Antarctic Climate Change and Stratospheric Ozone Depletion with Karen Smith (Oct 2013)

by | Jul 21, 2023 | Climate Change, Ozone, Sustainable Future, Uncategorized

with Karen Smith (Oct 2013)

Karen Smith

Dr. Karen Smith is an atmospheric scientist and a post-doctoral research scientist at the Lamont-Doherty Earth Observatory of Columbia University. Her research interests lie in better understanding climate variability on seasonal to decadal time scales. In particular, she is interested in how ozone depletion has affected the climate of Antarctica over the past several decades. She uses a combination of observational data analysis and complex computer models, known as global climate models (GCM), to study the variability of the large-scale atmospheric circulation of the mid- and high latitudes. In this E2C workshop, Dr. Smith will discuss the recent trends in Antarctic sea ice and how global climate models are used to help understand whether the sea-ice trends we observe are linked to ozone depletion.

Here is the introductory presentation (Michael J Passow)

What Is Ozone

Here is Dr. Karen Smith’s presentation


Selected Educational Activities about Ozone

Stratospheric Ozone (SERC)

Animations clips from NASA’s Scientific Visualization Studio are used to help guide students through an introductory tutorial on stratospheric ozone. Students then explore observational data from ozone-sondes, TOMS, and UARS measurements to learn about changes in stratospheric ozone over the past several decades. Measurements and model predictions are also used to help students understand future stratospheric ozone recovery scenarios.

Analyzing the Antarctic Ozone Hole

SERC Earth Exploration Toolbook

You will examine Total Ozone Mapping Spectrometer (TOMS) images from the EarthProbe satellite that show how much ozone is in the atmosphere over the Southern Hemisphere. You will interpret the images to identify the ozone “hole” that develops over this region every year during the Southern Hemisphere’s spring, comparing its size from year to year.

Next, you will use ImageJ, a public domain image analysis program, to quantify the area of the Antarctic ozone hole each October from 1996 to 2005. You will import your measurements into Microsoft Excel and create a graph to document changes in the size of the ozone hole.

Ozone Depletion
Environmental Studies Activities for the 21st Century (Dr. J. Pratte, Kennesaw State University)

Discussion of holes in the stratospheric ozone layer usually revolves around investigations of the thickness of the layer near the South Pole. This online activity allows users to study the thickness of the ozone layer over any location on Earth to see how it has changed over time. This is done by plotting historical data from the Total Ozone Mapping Spectrometer (TOMS) Program, which has been in operation since 1978. Users are allowed to select their own location on Earth and the period over which they plot the data. A link to TOMS datasets is provided.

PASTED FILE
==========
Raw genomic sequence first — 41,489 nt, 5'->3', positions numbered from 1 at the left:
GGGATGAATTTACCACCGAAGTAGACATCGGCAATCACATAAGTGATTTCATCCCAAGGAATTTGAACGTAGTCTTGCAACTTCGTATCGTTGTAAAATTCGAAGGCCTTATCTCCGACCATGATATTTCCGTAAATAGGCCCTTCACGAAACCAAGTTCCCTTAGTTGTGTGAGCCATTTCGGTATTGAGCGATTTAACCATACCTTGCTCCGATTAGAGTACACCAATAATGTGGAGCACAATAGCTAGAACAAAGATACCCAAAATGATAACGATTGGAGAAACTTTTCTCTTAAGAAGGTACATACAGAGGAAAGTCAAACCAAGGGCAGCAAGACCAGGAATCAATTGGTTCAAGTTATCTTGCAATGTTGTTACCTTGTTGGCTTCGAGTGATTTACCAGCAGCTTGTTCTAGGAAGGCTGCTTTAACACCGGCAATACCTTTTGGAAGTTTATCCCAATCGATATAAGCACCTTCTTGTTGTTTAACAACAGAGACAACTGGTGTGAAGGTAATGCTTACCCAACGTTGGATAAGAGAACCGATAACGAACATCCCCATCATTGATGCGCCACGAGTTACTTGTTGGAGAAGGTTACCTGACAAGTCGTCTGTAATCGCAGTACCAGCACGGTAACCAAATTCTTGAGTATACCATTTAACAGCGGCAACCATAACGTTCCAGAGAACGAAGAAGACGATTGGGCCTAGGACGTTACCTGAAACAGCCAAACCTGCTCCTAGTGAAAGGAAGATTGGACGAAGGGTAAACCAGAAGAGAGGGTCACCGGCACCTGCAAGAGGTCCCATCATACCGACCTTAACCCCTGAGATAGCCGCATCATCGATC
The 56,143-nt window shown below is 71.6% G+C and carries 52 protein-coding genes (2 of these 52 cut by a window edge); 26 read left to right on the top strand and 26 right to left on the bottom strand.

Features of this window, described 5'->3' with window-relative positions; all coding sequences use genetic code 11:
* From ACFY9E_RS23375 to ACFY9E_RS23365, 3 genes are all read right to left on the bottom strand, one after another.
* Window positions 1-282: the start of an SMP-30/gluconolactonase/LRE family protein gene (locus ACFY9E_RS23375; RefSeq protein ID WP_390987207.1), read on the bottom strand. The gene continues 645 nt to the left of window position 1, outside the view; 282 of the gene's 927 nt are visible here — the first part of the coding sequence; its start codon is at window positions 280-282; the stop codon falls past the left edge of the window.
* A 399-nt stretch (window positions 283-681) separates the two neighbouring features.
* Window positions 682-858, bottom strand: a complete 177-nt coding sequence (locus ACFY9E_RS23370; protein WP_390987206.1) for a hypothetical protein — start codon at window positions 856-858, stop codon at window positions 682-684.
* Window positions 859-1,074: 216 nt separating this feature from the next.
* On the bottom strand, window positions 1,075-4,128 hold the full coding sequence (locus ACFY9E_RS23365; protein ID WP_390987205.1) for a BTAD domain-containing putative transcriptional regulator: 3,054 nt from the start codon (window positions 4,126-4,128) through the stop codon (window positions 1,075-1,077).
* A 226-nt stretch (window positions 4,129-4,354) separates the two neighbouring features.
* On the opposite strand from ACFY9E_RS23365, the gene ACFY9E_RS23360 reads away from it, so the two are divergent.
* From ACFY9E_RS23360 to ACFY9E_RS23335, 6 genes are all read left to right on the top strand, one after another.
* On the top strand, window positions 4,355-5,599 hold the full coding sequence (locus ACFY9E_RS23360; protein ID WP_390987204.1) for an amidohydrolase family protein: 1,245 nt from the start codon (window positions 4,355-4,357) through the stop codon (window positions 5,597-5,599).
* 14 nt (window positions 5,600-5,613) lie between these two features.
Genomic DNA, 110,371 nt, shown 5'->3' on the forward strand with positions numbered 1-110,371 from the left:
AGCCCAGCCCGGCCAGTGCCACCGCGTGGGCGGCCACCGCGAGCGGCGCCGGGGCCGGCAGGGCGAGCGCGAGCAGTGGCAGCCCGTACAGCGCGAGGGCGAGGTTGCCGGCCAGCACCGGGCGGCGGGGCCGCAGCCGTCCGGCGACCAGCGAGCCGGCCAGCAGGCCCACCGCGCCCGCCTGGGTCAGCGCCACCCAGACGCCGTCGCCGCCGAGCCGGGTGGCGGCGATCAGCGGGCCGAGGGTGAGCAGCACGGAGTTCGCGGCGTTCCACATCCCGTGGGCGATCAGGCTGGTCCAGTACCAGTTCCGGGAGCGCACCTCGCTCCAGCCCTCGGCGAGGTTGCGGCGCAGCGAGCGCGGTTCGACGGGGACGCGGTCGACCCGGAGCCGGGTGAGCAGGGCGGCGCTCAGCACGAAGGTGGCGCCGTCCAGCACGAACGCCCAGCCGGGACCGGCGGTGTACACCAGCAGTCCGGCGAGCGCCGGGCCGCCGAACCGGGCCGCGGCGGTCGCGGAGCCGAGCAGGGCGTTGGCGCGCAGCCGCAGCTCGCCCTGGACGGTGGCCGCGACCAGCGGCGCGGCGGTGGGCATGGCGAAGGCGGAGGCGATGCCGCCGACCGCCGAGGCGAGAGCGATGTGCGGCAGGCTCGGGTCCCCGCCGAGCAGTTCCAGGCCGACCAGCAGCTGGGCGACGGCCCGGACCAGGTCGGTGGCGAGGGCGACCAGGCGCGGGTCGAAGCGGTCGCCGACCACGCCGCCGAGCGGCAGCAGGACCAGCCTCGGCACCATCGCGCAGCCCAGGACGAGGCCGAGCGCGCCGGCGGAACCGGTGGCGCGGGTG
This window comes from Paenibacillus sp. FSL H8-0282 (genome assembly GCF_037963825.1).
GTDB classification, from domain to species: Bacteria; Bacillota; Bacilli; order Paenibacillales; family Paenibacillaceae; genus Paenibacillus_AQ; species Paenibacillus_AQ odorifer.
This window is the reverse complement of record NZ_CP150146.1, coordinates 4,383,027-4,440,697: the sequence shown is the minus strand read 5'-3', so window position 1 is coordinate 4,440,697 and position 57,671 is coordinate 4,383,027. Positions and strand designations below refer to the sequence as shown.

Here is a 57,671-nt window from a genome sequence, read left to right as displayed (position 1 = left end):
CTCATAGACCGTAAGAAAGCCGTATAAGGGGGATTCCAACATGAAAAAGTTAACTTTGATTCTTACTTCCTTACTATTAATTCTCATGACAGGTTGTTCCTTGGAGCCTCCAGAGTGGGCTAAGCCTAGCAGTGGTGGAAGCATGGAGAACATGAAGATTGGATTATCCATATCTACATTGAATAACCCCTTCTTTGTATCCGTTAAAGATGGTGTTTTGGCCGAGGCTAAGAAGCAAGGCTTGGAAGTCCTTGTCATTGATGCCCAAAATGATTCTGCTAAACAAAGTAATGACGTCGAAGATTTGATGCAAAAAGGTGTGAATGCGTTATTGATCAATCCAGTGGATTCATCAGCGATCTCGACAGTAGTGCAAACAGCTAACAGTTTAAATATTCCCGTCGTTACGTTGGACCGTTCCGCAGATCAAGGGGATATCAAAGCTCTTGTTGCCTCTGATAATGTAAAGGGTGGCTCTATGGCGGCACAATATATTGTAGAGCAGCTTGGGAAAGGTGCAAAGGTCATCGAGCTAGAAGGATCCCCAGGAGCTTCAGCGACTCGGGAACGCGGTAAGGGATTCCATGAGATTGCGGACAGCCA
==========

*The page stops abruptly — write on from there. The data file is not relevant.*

Stratospheric Ozone: A Balancing Act
UCAR Learning Activities

This activity helps students understand the concept of equilibrium as applied to a model system and to stratospheric ozone. Although the materials are easy to come by, this model set-up does require a fair amount of preparation. You may want to do this as a classroom demonstration.

Whole Body Ozone Chemistry

UCAR Learning Activities

In this activity, students will play the roles of various atoms and molecules to help them better understand the formation and destruction of ozone in the stratosphere.

Stratospheric Ozone
Studying Earth’s Environment from Space

The goal of this NASA Earth Science Enterprise-funded project is to increase the use of satellite data in high school and college science classrooms by developing classroom materials linked to guided inquiry computer exercises. This Stratospheric Ozone module is one of four Studying Earth’s Environment from Space (SEES) modules. Each module consists of three sections: Class Resources, Computer Lab Resources and a Glossary and Acronym List.

Ozone: The Good and the Bad
NASA Spaceplace posters

The front of this poster is a cartoon profile of the atmosphere, showing the ?good and bad? roles of ozone in the stratosphere, high troposphere, mid-troposphere, and surface. The back contains six panels that can be photocopied separately. It is a classroom activity article, beginning with an explanation of ozone?s roles, and an introduction to spectroscopy. Also included are detailed instructions for building a spectroscope using a CD or a DVD. (Folded color poster, 22?W x 25-1/2?H.)